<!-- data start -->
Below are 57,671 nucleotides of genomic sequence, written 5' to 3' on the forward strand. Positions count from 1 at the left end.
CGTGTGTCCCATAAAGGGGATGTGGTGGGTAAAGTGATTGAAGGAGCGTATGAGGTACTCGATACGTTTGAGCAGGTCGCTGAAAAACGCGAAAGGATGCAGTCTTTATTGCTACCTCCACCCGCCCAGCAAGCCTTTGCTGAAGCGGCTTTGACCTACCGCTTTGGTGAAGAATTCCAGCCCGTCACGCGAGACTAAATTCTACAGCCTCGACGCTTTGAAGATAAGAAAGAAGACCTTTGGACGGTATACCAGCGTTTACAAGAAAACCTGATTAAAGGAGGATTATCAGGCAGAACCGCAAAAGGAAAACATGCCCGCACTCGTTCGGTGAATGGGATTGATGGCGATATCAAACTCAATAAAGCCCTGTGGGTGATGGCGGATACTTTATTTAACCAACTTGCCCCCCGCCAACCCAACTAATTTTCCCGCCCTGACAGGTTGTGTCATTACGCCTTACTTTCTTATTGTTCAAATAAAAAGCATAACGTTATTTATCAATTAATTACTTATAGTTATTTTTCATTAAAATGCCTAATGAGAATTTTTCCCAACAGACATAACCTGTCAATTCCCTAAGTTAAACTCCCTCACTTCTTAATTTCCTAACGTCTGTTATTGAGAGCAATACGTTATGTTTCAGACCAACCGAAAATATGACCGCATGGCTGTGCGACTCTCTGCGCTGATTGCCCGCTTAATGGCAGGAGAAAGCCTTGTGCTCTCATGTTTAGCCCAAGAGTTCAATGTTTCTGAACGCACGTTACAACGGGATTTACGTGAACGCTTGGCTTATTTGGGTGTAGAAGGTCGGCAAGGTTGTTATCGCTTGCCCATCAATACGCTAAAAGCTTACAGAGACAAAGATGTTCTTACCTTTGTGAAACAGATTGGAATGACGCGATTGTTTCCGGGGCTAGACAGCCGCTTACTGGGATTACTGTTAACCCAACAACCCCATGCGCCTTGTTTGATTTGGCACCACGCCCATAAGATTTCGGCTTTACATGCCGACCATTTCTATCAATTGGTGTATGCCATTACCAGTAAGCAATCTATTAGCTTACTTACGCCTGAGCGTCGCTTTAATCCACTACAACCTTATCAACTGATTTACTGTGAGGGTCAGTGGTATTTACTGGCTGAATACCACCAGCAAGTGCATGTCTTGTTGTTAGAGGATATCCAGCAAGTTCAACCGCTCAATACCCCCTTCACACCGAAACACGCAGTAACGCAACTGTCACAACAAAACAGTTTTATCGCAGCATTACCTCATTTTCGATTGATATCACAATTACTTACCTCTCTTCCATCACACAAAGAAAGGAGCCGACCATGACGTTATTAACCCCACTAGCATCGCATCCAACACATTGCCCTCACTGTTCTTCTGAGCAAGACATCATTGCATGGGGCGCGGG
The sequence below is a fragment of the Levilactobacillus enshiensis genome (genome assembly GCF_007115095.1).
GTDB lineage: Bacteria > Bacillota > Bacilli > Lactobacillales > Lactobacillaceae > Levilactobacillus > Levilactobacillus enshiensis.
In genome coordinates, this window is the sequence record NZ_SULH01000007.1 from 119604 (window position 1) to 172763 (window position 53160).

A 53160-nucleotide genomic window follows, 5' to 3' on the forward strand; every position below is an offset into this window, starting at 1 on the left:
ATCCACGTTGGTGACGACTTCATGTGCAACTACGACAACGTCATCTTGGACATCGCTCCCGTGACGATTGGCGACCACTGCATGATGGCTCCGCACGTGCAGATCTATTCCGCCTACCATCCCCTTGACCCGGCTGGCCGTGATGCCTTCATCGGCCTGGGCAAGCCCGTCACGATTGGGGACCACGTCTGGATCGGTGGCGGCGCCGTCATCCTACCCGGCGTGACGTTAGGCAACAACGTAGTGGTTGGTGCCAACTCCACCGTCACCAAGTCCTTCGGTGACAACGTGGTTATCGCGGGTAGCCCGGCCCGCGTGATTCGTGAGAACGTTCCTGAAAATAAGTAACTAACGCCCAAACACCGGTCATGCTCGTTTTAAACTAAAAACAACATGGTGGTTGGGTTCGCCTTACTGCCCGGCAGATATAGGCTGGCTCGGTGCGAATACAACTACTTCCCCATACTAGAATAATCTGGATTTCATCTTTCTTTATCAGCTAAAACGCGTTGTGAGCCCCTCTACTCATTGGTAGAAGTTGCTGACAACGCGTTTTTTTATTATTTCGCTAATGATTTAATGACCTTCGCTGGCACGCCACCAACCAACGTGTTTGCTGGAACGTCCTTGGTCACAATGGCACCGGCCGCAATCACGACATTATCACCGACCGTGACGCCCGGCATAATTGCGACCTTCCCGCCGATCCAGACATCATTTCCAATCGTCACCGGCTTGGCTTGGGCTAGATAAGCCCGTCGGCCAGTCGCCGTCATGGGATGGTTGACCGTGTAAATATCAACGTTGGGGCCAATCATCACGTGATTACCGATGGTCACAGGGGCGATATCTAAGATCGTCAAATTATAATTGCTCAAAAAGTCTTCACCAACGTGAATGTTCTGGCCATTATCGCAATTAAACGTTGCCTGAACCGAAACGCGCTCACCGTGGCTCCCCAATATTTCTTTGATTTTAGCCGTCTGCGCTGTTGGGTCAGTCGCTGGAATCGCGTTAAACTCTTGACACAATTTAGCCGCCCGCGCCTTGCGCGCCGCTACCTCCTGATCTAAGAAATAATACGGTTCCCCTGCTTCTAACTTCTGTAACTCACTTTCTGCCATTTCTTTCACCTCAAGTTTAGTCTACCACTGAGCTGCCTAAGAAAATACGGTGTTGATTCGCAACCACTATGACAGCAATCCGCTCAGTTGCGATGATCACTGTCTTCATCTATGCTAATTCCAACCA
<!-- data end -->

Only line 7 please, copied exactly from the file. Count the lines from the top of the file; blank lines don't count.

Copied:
ATCCACGTTGGTGACGACTTCATGTGCAACTACGACAACGTCATCTTGGACATCGCTCCCGTGACGATTGGCGACCACTGCATGATGGCTCCGCACGTGCAGATCTATTCCGCCTACCATCCCCTTGACCCGGCTGGCCGTGATGCCTTCATCGGCCTGGGCAAGCCCGTCACGATTGGGGACCACGTCTGGATCGGTGGCGGCGCCGTCATCCTACCCGGCGTGACGTTAGGCAACAACGTAGTGGTTGGTGCCAACTCCACCGTCACCAAGTCCTTCGGTGACAACGTGGTTATCGCGGGTAGCCCGGCCCGCGTGATTCGTGAGAACGTTCCTGAAAATAAGTAACTAACGCCCAAACACCGGTCATGCTCGTTTTAAACTAAAAACAACATGGTGGTTGGGTTCGCCTTACTGCCCGGCAGATATAGGCTGGCTCGGTGCGAATACAACTACTTCCCCATACTAGAATAATCTGGATTTCATCTTTCTTTATCAGCTAAAACGCGTTGTGAGCCCCTCTACTCATTGGTAGAAGTTGCTGACAACGCGTTTTTTTATTATTTCGCTAATGATTTAATGACCTTCGCTGGCACGCCACCAACCAACGTGTTTGCTGGAACGTCCTTGGTCACAATGGCACCGGCCGCAATCACGACATTATCACCGACCGTGACGCCCGGCATAATTGCGACCTTCCCGCCGATCCAGACATCATTTCCAATCGTCACCGGCTTGGCTTGGGCTAGATAAGCCCGTCGGCCAGTCGCCGTCATGGGATGGTTGACCGTGTAAATATCAACGTTGGGGCCAATCATCACGTGATTACCGATGGTCACAGGGGCGATATCTAAGATCGTCAAATTATAATTGCTCAAAAAGTCTTCACCAACGTGAATGTTCTGGCCATTATCGCAATTAAACGTTGCCTGAACCGAAACGCGCTCACCGTGGCTCCCCAATATTTCTTTGATTTTAGCCGTCTGCGCTGTTGGGTCAGTCGCTGGAATCGCGTTAAACTCTTGACACAATTTAGCCGCCCGCGCCTTGCGCGCCGCTACCTCCTGATCTAAGAAATAATACGGTTCCCCTGCTTCTAACTTCTGTAACTCACTTTCTGCCATTTCTTTCACCTCAAGTTTAGTCTACCACTGAGCTGCCTAAGAAAATACGGTGTTGATTCGCAACCACTATGACAGCAATCCGCTCAGTTGCGATGATCACTGTCTTCATCTATGCTAATTCCAACCA